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Tue Mar 2, 2021, 03:40 PM

Supreme Court Seems Ready to Sustain Arizona Voting Limits

This discussion thread was locked as off-topic by Omaha Steve (a host of the Latest Breaking News forum).

Source: MSN

WASHINGTON — The Supreme Court seemed poised on Tuesday to uphold two Arizona voting restrictions, one requiring election officials to discard ballots cast at the wrong precinct and the other making it a crime for campaign workers, community activists and most other people to collect ballots for delivery to polling places, a practice critics call “ballot harvesting.”

Several members of the court’s conservative majority said the restrictions were sensible, commonplace and at least partly endorsed by a bipartisan consensus reflected in a 2005 report signed by former President Jimmy Carter and James A. Baker III, who served as secretary of state under President George Bush.

The Biden administration, too, told the justices in an unusual letter two weeks ago that the Arizona measures appeared to be lawful.

The court heard the case as disputes over voting rights have again become a flash point in American politics, with Democrats arguing that Republicans are increasingly trying to suppress the vote, thwart the will of the majority and deny equal access to minority voters and others who have been underrepresented at the polls.

Read more: https://www.msn.com/en-us/news/politics/supreme-court-seems-ready-to-sustain-arizona-voting-limits/ar-BB1eag2t?li=BBnb7Kz



I am not sure why this case is being framed as limitation on voting rights. A law against ballot harvesting is what helped catch a Republican effort to rig an election in North Carolina back in 2018. Also, requiring people to cast their ballots in the correct precinct is pretty common.

https://www.gq.com/story/north-carolina-ninth-district-fraud

How Republicans Tried to Rig an Election in North Carolina (And Almost Got Away With It)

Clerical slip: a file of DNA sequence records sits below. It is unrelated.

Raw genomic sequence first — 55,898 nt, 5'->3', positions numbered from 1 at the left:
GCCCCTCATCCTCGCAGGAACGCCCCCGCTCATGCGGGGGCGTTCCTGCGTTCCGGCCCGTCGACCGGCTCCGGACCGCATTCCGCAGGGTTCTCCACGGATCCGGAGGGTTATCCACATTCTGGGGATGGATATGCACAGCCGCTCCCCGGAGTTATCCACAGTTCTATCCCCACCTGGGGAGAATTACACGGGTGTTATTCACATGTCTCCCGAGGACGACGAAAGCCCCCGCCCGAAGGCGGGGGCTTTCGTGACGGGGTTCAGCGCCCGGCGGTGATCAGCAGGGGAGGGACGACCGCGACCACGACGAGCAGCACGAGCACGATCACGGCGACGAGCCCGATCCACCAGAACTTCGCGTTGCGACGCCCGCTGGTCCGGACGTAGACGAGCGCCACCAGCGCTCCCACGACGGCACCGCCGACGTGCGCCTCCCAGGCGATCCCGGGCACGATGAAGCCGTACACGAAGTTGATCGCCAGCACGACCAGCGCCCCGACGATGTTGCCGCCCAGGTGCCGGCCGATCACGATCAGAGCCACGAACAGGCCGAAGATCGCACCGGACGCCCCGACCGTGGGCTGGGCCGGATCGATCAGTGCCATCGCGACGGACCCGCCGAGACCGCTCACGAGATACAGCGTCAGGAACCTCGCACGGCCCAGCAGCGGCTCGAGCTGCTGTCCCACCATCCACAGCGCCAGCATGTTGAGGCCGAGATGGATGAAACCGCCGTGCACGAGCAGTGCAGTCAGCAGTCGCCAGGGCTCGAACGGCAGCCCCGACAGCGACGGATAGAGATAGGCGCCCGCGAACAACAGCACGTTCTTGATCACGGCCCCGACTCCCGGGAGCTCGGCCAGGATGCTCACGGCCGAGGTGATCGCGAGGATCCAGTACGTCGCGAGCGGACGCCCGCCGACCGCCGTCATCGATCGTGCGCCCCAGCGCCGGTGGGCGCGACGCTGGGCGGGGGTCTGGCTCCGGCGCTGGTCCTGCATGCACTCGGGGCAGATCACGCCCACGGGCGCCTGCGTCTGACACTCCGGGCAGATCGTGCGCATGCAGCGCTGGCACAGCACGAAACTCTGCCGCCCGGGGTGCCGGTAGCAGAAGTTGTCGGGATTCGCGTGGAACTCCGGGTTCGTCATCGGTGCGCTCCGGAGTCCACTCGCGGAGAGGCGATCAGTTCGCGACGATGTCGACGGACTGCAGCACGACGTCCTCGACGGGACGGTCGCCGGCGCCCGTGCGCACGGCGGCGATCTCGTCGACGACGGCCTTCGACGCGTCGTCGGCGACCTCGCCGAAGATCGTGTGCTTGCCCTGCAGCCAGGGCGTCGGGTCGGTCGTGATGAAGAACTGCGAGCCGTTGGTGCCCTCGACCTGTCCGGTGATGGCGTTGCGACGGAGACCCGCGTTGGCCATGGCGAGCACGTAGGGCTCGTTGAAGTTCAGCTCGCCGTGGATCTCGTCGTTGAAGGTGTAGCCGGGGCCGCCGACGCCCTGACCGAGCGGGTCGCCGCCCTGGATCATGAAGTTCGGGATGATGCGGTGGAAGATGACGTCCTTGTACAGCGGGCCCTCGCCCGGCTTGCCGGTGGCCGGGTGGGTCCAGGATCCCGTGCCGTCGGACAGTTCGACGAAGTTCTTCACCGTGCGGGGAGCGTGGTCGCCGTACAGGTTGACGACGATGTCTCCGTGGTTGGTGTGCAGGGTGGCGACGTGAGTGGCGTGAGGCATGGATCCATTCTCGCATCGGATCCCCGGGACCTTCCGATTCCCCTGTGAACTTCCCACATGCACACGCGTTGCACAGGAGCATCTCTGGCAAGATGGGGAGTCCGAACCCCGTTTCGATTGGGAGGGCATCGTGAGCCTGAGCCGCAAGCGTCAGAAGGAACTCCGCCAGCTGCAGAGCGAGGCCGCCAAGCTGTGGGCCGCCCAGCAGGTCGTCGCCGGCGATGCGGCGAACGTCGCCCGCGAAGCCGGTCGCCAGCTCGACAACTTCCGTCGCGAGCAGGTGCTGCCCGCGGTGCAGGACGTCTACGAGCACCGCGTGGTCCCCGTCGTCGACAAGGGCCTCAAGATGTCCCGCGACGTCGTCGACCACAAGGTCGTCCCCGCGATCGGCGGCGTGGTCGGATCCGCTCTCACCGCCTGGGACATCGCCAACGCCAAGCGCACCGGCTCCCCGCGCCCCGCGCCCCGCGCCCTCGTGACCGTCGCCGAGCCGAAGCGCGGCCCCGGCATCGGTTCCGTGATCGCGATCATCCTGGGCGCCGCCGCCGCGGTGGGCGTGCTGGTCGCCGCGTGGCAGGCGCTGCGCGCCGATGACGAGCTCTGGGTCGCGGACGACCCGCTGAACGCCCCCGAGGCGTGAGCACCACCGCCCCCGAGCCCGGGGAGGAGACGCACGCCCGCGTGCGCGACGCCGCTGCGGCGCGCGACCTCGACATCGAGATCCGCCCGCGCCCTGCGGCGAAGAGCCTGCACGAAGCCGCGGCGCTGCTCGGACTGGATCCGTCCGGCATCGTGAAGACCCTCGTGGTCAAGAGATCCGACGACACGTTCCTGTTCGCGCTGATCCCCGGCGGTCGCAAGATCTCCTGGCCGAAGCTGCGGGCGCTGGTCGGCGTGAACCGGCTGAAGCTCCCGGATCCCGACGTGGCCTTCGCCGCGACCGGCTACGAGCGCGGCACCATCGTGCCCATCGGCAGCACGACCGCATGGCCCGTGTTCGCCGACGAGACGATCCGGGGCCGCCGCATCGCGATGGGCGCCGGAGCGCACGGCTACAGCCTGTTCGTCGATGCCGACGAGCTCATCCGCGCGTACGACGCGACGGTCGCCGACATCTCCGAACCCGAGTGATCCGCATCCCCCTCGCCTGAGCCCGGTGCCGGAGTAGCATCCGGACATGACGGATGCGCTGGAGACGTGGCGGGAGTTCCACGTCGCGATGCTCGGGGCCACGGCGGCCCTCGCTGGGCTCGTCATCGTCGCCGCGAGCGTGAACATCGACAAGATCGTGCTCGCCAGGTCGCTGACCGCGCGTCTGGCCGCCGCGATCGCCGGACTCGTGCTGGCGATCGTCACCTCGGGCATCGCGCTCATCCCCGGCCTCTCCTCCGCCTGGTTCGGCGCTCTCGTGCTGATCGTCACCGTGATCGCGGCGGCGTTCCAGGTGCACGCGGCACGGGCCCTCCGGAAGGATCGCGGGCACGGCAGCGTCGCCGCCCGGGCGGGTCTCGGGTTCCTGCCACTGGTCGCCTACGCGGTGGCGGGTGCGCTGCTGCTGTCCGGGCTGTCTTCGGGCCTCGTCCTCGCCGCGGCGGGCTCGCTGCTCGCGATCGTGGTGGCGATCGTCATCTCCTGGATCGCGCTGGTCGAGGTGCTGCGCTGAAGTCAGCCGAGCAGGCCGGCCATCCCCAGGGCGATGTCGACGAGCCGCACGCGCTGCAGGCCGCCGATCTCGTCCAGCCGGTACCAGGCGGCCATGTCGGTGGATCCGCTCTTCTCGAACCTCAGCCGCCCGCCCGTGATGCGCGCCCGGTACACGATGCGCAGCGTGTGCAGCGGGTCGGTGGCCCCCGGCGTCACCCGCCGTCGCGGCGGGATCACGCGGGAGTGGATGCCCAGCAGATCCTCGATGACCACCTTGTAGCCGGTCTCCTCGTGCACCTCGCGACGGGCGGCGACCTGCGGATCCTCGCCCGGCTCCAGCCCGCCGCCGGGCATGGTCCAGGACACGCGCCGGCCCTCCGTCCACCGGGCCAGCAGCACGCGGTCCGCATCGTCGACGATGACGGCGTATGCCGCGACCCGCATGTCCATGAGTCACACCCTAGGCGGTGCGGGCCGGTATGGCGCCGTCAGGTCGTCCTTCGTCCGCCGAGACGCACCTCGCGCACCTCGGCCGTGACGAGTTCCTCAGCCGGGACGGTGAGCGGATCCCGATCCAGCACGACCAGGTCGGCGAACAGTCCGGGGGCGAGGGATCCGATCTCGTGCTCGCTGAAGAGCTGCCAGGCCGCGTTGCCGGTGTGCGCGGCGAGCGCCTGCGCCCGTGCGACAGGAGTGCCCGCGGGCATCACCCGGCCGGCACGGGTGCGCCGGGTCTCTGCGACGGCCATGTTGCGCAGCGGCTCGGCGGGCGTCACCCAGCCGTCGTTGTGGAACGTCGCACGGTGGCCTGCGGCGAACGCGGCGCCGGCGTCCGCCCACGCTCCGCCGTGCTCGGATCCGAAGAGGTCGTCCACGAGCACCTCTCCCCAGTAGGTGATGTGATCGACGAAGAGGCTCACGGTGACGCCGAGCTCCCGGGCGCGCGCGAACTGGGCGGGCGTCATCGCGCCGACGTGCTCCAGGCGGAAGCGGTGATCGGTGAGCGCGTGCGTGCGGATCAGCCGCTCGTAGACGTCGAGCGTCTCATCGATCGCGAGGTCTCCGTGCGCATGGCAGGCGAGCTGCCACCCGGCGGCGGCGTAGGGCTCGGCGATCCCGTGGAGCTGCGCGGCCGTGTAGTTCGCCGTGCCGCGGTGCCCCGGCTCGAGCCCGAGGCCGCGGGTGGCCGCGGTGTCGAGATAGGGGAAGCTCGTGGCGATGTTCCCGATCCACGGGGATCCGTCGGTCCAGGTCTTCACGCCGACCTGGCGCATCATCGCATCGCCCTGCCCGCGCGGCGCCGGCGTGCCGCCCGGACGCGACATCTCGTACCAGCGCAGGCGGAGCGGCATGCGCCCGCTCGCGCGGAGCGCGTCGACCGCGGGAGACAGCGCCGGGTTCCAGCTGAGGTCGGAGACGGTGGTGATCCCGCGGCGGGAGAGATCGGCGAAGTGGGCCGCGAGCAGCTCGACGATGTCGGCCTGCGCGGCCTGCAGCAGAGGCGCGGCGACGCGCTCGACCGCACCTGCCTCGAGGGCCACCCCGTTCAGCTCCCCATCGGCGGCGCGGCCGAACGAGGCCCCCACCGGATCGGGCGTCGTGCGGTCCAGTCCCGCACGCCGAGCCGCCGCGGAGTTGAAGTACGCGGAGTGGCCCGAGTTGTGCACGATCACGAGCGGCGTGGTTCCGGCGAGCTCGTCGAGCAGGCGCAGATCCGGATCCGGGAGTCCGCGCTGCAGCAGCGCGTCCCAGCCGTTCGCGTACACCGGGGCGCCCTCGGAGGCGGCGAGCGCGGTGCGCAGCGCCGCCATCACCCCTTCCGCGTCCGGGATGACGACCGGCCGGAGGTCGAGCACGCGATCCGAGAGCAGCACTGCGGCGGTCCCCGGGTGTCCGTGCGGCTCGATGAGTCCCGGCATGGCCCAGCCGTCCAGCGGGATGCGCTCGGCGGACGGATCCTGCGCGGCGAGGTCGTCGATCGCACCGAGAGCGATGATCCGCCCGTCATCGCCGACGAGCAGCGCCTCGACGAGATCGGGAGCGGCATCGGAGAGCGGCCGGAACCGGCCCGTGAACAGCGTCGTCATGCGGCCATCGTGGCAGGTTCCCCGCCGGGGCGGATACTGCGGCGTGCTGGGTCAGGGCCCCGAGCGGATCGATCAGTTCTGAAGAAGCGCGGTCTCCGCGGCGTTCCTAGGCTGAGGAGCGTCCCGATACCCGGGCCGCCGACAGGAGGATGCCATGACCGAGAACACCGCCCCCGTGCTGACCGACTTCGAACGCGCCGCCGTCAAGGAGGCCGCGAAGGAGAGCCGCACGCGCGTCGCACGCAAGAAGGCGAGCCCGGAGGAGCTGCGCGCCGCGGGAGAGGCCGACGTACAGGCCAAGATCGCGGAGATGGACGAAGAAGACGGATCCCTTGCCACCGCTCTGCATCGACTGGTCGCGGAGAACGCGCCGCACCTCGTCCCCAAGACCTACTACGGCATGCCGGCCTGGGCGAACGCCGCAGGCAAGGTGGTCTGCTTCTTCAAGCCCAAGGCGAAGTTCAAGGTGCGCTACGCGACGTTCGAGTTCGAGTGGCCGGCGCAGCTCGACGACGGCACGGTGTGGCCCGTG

Although the 2018 midterms took place ten months ago, one district in the country has gone without an elected congressperson since the new Congress convened in January. On Tuesday, voters of North Carolina’s ninth district will head back to the polls to elect a representative after months of unraveling electoral chicanery.

The district, which extends southeast from the Charlotte suburbs along the state’s border with South Carolina, held an election last November, just like everyone else. It was a close one: Republican Mark Harris, a far-right candidate who defeated Republican incumbent Robert Pittenger in a primary challenge in the spring, defeated Democrat Dan McCready, a then 35-year-old U.S. Marines veteran, by 905 votes out of more than 282,000 cast.

In the weeks that followed, though, state officials uncovered a number of peculiar patterns among mail-in ballots: In all but one of the district’s counties, McCready won handily among these absentee voters, by 16 points. But in Bladen County, he lost by a whopping 24 points. Journalists discovered that the same names appeared on many of these absentee ballots as “witnesses,” and listed the same one-bedroom apartment as their address.

In other words, either a small group of benevolent democracy enthusiasts rented a place together and then traveled all over Bladen County to help strangers vote—or someone, somewhere was cheating. In late November, the North Carolina State Board of Elections voted to delay certification of the result until it could figure out what, exactly, had gone awry here.

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Replies to this discussion thread
Arrow 9 replies Author Time Post
Reply Supreme Court Seems Ready to Sustain Arizona Voting Limits (Original post)
TomCADem Mar 2 OP
AZSkiffyGeek Mar 2 #1
yellowdogintexas Mar 2 #4
True Blue American Mar 2 #2
yellowdogintexas Mar 2 #5
True Blue American Mar 2 #6
bucolic_frolic Mar 2 #3
True Blue American Mar 2 #7
badboy67 Mar 3 #8
Omaha Steve Mar 3 #9

Response to TomCADem (Original post)

Tue Mar 2, 2021, 03:42 PM

1. The precinct thing may be moot already